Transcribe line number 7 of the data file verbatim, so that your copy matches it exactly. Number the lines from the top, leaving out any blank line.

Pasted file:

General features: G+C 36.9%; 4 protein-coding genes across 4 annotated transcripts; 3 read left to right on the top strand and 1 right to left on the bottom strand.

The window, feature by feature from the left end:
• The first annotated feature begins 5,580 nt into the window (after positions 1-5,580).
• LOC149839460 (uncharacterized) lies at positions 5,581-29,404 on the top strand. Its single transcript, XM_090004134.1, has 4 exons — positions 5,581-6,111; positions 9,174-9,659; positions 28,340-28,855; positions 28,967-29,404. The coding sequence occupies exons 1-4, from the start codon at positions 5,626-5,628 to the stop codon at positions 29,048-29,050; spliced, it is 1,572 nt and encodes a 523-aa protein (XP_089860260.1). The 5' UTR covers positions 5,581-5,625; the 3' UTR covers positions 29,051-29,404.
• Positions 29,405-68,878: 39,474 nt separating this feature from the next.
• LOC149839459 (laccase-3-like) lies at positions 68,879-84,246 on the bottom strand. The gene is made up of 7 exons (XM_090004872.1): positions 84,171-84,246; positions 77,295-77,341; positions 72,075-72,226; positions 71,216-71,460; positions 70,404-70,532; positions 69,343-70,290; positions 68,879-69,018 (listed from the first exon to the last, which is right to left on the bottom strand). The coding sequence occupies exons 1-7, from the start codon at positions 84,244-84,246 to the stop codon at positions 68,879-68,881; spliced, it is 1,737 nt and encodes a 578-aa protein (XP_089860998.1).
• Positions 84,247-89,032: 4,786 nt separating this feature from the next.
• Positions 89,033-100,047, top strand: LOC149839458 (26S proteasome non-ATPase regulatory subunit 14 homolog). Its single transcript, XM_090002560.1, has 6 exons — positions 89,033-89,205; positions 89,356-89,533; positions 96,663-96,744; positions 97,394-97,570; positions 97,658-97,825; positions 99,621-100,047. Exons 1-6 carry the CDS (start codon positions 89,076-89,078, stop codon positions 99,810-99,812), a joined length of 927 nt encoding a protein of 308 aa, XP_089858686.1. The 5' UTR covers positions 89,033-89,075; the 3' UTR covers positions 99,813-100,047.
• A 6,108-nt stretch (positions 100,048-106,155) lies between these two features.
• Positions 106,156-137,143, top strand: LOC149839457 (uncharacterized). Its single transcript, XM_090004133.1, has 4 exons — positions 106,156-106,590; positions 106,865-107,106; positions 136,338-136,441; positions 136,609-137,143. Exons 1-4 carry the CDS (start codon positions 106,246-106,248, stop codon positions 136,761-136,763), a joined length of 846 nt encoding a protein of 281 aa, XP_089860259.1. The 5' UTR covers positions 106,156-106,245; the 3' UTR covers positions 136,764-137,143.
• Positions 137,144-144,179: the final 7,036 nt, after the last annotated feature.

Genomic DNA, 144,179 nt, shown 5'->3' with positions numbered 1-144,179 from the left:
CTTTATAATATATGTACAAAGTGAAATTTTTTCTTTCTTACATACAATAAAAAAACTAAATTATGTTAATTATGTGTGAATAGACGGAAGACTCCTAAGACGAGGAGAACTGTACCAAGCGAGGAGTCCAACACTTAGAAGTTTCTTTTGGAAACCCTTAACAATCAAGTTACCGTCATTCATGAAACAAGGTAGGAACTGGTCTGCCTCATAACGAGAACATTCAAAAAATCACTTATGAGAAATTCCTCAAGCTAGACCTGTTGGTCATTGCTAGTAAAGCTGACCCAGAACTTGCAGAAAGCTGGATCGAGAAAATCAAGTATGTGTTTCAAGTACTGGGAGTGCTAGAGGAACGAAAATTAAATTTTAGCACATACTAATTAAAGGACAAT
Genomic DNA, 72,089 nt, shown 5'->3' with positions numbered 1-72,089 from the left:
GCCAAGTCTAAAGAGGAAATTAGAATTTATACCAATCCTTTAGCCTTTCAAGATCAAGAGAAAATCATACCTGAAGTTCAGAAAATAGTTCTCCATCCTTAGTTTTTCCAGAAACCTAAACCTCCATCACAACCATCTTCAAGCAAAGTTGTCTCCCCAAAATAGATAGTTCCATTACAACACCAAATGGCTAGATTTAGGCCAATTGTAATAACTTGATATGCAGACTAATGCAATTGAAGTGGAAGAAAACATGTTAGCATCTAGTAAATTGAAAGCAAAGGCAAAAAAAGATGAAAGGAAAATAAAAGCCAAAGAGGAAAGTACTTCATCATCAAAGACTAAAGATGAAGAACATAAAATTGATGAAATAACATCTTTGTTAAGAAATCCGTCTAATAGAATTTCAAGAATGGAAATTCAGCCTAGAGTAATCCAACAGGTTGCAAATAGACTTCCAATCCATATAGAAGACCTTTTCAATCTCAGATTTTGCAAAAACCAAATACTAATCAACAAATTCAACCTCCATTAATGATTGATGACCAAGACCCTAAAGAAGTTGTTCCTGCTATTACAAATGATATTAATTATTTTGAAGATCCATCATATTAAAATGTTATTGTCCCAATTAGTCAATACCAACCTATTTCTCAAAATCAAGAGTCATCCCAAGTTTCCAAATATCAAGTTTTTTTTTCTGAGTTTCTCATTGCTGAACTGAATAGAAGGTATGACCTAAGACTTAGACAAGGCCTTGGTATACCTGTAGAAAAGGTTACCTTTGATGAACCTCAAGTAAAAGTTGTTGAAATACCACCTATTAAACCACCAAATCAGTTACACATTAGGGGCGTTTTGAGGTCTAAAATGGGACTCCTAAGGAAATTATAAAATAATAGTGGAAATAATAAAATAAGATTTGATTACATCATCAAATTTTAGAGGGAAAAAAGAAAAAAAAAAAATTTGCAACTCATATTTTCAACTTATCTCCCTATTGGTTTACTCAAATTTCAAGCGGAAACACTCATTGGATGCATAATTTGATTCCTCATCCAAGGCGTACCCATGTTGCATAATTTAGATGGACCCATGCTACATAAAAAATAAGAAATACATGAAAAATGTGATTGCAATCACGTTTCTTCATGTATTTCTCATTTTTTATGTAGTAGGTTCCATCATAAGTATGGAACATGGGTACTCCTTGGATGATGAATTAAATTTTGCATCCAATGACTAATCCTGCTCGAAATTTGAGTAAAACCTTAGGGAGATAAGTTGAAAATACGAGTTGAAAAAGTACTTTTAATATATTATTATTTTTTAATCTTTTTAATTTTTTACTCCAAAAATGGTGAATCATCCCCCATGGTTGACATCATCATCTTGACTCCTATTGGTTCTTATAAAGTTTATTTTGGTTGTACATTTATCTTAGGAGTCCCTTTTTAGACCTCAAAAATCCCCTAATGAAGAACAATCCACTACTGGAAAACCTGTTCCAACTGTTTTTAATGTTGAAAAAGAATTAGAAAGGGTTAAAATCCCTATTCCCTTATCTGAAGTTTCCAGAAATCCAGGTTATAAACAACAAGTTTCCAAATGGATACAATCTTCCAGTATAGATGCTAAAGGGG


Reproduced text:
• Positions 84,247-89,032: 4,786 nt separating this feature from the next.